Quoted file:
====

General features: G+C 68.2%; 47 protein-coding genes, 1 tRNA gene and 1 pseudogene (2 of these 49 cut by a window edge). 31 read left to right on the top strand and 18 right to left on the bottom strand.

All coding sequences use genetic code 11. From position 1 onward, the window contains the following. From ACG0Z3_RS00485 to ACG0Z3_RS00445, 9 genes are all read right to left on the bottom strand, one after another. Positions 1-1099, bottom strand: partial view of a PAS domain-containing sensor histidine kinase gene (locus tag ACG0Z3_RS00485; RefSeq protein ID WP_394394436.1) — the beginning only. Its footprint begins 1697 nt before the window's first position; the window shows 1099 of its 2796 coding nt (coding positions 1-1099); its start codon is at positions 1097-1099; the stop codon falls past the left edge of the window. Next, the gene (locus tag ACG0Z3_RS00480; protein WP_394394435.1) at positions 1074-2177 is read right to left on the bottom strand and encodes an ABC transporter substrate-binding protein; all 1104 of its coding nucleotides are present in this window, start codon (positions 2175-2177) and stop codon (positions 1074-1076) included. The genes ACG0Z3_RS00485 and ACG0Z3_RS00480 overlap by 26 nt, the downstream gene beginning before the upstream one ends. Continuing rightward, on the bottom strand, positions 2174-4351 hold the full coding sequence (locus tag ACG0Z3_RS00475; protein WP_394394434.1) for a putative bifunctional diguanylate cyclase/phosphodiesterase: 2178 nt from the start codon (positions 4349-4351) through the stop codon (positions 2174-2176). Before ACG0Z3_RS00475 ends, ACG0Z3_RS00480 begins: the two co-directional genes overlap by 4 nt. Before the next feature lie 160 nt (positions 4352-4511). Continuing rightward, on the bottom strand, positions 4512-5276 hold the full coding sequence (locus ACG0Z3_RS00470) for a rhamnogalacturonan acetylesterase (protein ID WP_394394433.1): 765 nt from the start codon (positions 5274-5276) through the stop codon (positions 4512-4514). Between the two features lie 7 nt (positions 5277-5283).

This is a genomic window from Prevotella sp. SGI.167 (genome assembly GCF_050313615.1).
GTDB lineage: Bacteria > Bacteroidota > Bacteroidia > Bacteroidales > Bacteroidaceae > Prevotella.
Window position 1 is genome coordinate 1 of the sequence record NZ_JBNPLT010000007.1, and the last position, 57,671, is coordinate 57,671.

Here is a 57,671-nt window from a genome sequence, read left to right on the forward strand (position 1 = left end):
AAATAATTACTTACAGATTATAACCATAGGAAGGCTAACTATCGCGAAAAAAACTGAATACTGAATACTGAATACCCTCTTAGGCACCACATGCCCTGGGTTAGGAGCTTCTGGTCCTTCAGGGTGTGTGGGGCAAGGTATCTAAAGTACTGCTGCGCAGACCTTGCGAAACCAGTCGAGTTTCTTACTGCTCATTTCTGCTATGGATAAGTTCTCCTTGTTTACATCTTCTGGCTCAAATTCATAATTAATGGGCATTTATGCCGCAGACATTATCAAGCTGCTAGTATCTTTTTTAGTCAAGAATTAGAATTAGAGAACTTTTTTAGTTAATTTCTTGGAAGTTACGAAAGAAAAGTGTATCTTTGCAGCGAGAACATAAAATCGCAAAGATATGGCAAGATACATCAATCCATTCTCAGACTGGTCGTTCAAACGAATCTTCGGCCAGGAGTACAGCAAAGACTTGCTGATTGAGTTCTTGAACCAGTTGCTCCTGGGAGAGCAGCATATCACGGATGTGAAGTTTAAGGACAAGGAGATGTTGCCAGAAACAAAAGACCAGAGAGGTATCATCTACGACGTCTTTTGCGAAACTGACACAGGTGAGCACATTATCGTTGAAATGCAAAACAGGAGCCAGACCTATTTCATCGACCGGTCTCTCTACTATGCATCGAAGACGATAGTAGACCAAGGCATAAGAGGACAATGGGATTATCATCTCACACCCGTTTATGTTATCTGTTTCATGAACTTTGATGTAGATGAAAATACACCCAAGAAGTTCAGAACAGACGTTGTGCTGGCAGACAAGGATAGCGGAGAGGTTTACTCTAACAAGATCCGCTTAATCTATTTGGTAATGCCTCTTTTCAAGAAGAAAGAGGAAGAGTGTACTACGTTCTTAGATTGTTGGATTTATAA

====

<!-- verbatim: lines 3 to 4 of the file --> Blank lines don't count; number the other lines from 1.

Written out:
This is a genomic window from Prevotella sp. SGI.167 (genome assembly GCF_050313615.1).
GTDB lineage: Bacteria > Bacteroidota > Bacteroidia > Bacteroidales > Bacteroidaceae > Prevotella.